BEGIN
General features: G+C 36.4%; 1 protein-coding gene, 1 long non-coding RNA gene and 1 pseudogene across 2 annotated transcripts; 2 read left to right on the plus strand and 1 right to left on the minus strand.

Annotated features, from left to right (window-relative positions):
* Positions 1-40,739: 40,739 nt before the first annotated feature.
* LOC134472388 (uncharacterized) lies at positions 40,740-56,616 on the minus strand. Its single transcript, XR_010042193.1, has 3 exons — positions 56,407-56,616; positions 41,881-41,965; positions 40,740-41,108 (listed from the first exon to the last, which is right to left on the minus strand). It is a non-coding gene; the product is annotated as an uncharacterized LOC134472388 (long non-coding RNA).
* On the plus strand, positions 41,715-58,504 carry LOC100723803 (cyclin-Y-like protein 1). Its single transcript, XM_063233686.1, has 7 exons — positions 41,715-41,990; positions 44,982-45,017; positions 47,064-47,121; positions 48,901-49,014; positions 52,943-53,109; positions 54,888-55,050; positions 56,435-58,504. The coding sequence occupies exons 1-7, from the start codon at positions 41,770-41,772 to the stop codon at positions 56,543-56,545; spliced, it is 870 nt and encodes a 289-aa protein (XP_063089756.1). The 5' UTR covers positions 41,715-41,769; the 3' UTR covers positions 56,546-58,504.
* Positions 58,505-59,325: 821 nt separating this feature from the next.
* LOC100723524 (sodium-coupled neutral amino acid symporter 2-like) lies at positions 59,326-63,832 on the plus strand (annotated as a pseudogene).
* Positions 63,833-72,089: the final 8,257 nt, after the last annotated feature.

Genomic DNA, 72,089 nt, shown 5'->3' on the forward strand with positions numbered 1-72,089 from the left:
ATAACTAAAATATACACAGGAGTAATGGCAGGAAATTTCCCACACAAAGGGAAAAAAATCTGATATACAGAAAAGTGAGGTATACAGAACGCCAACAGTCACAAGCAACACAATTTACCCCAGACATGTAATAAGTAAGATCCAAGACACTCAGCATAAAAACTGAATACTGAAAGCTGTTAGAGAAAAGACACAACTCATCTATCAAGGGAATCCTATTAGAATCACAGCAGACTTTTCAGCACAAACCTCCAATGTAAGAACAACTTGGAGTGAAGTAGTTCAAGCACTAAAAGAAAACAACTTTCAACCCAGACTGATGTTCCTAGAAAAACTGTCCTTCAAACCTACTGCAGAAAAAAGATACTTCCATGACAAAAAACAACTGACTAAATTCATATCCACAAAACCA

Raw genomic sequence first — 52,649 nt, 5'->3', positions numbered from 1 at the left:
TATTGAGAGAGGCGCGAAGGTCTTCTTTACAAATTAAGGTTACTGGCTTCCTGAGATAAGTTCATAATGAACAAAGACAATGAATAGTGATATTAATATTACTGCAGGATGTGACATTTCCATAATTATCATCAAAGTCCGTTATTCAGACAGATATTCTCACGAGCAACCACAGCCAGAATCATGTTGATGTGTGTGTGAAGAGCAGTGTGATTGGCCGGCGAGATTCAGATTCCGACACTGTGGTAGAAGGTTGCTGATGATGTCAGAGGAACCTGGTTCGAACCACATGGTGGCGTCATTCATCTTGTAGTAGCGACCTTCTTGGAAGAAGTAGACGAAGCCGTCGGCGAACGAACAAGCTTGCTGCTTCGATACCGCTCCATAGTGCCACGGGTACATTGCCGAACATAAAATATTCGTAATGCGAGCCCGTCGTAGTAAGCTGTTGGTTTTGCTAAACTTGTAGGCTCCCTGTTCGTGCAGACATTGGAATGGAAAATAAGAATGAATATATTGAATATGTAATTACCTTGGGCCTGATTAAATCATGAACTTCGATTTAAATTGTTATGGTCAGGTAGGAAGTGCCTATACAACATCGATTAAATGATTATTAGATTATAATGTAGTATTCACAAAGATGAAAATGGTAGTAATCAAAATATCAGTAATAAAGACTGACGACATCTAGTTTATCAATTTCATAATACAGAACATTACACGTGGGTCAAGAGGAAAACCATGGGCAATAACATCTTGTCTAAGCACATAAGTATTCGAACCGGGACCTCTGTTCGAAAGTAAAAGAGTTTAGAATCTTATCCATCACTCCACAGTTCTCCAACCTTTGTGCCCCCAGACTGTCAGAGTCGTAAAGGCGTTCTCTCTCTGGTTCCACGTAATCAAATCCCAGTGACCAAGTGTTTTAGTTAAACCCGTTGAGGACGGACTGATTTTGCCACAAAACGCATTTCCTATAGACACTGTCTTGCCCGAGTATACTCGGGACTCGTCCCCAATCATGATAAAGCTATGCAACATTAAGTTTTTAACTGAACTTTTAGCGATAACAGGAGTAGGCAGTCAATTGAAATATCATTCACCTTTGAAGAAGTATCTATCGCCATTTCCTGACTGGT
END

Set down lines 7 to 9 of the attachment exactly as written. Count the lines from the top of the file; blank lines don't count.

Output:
* LOC100723524 (sodium-coupled neutral amino acid symporter 2-like) lies at positions 59,326-63,832 on the plus strand (annotated as a pseudogene).
* Positions 63,833-72,089: the final 8,257 nt, after the last annotated feature.

Genomic DNA, 72,089 nt, shown 5'->3' on the forward strand with positions numbered 1-72,089 from the left: